Charging too little leads to a life of austerity. It causes you to question every extra for yourself, your family, your employees, and your customers. Callbacks, for example, are resented because they’re money out of your pocket; money that you do not have.

The resentment adversely affects your attitude and outlook. Others sense it and reflect it back, making things appear even worse. It starts a spiral that only you can break. You can break it by saying, “Enough! What I do matters. It’s important. It’s important to my customers. It’s important to the world. I’m going to charge accordingly.”

Your prices should be based on generating a profit, given your business’ costs and overhead structure. If you fail to generate a profit, you can boost prices, increase sales while holding overhead in check, or cut costs. While a good businessperson will always scrutinize costs to prevent unnecessary spending, you are unlikely to save your way to prosperity. That leaves boosting sales and pricing. Either can work. However, if you cannot increase sales without increasing overhead, raise prices.

Will your market accept higher prices? Probably. After all, there’s probably someone in your market, in your industry who charges more than you. If you price more than anyone else, there’s probably another service business in a different industry with a similar cost structure that charges more than you (e.g., talk to the copier repair companies).

Just like there’s always someone lower priced, there’s usually someone higher priced. So while there is a price ceiling, it’s unlikely that you’re near it. If you only charge enough to survive, instead of enough to thrive, you are almost assuredly below the price ceiling.

You are worth a profit. Your customers deserve a service provider that’s worth a profit. No one wants a grouch. No one wants a company that skimps, that makes mistakes by rushing, and that always takes the cheap way out. No one wants a company that cannot readily stand behind its work.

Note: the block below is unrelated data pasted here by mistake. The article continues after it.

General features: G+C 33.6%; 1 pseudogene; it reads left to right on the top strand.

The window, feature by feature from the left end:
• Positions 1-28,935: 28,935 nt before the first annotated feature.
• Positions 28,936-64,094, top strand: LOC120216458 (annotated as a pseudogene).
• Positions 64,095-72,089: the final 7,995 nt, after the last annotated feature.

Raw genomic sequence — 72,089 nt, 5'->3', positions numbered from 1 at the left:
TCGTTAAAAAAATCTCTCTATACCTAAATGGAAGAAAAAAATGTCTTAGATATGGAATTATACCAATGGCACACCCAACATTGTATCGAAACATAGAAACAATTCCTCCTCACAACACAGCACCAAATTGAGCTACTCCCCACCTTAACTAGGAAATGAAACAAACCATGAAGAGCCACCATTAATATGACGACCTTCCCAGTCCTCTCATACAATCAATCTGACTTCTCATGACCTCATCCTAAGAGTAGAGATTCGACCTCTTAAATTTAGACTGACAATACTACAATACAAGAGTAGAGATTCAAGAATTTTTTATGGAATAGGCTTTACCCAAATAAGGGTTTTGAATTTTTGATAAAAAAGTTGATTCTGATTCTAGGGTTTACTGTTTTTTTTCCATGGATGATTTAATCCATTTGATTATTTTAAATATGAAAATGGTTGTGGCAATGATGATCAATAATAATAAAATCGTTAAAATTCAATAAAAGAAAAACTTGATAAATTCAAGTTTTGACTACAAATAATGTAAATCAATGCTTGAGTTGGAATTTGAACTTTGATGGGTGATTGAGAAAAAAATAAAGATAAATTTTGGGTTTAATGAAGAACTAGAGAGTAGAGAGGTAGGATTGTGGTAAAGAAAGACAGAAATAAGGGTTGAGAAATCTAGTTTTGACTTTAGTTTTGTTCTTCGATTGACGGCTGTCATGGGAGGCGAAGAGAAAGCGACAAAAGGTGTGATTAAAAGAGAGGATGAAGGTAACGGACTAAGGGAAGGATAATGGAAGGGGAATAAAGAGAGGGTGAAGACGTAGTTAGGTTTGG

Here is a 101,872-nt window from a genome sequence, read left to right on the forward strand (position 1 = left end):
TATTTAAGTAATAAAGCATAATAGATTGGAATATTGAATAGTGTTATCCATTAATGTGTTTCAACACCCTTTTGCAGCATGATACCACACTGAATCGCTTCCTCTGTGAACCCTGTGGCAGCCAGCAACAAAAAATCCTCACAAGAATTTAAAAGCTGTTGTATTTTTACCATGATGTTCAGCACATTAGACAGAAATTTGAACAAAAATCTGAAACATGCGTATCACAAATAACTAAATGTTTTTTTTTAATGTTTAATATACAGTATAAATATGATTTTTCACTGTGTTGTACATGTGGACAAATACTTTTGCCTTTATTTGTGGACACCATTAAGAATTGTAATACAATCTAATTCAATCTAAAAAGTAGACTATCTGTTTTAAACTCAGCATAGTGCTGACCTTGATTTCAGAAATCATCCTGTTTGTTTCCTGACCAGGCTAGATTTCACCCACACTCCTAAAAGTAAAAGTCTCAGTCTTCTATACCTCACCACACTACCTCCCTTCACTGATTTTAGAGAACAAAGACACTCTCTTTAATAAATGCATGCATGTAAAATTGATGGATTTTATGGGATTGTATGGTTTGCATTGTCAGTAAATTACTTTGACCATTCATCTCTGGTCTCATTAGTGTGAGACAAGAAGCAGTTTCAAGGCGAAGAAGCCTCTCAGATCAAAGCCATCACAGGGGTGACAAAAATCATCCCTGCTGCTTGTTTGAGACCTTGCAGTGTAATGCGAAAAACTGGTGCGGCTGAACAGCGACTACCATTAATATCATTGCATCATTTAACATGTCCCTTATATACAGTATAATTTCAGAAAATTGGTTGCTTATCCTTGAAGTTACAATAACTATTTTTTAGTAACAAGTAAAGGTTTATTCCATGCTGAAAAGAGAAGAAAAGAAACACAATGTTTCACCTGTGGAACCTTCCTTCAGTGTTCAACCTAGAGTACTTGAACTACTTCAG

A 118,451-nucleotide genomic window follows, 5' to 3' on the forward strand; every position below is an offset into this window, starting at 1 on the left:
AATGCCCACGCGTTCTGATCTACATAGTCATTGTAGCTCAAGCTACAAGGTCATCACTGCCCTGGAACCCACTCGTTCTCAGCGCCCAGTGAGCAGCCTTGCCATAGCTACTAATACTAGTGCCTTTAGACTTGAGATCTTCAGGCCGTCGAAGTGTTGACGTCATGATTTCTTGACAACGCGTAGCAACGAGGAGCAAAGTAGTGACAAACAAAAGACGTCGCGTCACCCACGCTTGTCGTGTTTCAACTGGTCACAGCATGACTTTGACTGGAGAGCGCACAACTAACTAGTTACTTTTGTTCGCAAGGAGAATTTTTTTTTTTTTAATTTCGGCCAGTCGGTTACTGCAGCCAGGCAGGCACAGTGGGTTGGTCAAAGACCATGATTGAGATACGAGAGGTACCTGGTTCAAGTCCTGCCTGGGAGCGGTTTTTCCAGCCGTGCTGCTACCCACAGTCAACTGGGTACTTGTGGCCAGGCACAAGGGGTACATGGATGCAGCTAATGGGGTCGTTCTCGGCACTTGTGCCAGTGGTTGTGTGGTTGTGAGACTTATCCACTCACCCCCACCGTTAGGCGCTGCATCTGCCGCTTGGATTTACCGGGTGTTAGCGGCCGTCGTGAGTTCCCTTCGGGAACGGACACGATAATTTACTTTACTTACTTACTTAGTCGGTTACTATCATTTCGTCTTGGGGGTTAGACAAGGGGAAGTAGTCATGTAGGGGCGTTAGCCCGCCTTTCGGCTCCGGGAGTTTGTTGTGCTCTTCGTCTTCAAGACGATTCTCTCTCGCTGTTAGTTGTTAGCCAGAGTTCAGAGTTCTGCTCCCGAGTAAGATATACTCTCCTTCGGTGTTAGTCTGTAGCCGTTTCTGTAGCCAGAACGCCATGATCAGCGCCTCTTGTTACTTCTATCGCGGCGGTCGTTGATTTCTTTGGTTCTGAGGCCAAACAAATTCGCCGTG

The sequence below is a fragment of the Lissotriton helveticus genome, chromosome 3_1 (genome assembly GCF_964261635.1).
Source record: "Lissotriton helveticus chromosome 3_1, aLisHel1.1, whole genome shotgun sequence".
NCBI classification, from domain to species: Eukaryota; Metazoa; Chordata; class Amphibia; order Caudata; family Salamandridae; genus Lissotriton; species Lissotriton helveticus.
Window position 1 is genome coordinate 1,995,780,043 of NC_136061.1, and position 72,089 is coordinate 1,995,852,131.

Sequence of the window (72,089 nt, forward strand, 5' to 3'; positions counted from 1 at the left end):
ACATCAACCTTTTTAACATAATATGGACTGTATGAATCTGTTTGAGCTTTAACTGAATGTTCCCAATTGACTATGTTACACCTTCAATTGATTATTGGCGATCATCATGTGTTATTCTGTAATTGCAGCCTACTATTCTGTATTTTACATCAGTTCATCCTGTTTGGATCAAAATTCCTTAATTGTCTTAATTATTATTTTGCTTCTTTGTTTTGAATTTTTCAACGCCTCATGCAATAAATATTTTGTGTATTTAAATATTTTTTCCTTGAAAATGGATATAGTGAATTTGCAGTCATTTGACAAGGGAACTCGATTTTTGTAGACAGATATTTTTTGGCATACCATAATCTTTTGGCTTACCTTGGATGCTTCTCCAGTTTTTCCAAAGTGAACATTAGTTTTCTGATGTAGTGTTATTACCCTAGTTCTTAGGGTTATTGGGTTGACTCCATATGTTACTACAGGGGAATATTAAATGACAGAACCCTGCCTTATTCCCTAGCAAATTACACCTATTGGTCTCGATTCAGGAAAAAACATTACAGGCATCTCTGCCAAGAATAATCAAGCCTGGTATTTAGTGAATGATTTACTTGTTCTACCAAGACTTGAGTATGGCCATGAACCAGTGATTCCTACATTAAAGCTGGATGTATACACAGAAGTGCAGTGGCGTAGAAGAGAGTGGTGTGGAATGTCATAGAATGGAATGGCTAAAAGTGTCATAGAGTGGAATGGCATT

Charge enough to earn a profit and your service will improve, your attitude will improve, and your outlook with improve.

34. Think Like a Texas Aggie.
Texas A&M is the Rodney Dangerfield of universities. Aggies get no respect. Maybe this makes them the Avis of universities. Aggies try harder.

While Texas A&M may not win every football game (or even half of the games this season), they never believe they lose either. Aggies don’t “lose.” They get “outscored.” While the difference between “losing” and getting “outscored” may seem like mere semantics, it’s really a huge difference in psychology.

When you get outscored, you simply run out of time. It’s not defeat, it’s circumstance.

“You’re just lucky the clock ran out. If I had a little more time, I’d show you!”

Losing is demoralizing. Running out of time is not. Losing is permanent. Running out of time is temporary.

All of us have set backs in life. Are yours permanent or temporary?

35. Block Time For Worry. In Frank Herbert’s classic book, “Dune,” he writes, “Fear is the mind killer.” Fear paralyzes. Worry and fear can stop us cold and keep us from moving forward. Worse, when we focus on the things we fear and worry about, we direct our subconscious minds towards the very thing we fear the most.

Unfortunately, it’s hard to wish fear and worry away. They nag at you, demanding attention, and refusing to be brushed aside.

Instead of refusing to worry, make an appointment to worry. Set aside 30 minutes of time when you will worry about everything that can possibly go wrong, about every negative outcome. If you start to worry during the other 23.5 hours of the day, tell yourself, “Later, I haven’t got time now. I’ll worry about this during the scheduled time.”

Trite? Maybe. This technique is effective for many. I’ve used it. Maybe I’m fortunate, but during the times in my life when I was most worried about events and set aside 30 minutes, I couldn’t fill it. I would run out of things to worry about after five minutes or so.

Allow fear and worry to run uncontrolled through your day and they will linger, paralyzing you. Concentrate them in a defined block of time and not only will it free you during the rest of the day, but your problems will seem smaller, more manageable. Most of us worry a lot when we really don’t have that much to worry about.

Matt Michel is the CEO of the Service Roundtable, an alliance of HVAC and plumbing contractors. For just $50, contractors receive access to millions of dollars of downloadable, customizable, sales, marketing, and business tools that are certain to grow your sales, build your bottom line, and give you more time for your family. Give it a try. Matt says he’s “positive” you’ll like it.

If you would like to contact Matt, you can reach him at [email protected], toll free at 877.262.3341, or on his mobile at 214.995.8889. You can subscribe to his Comanche Marketing newsletter at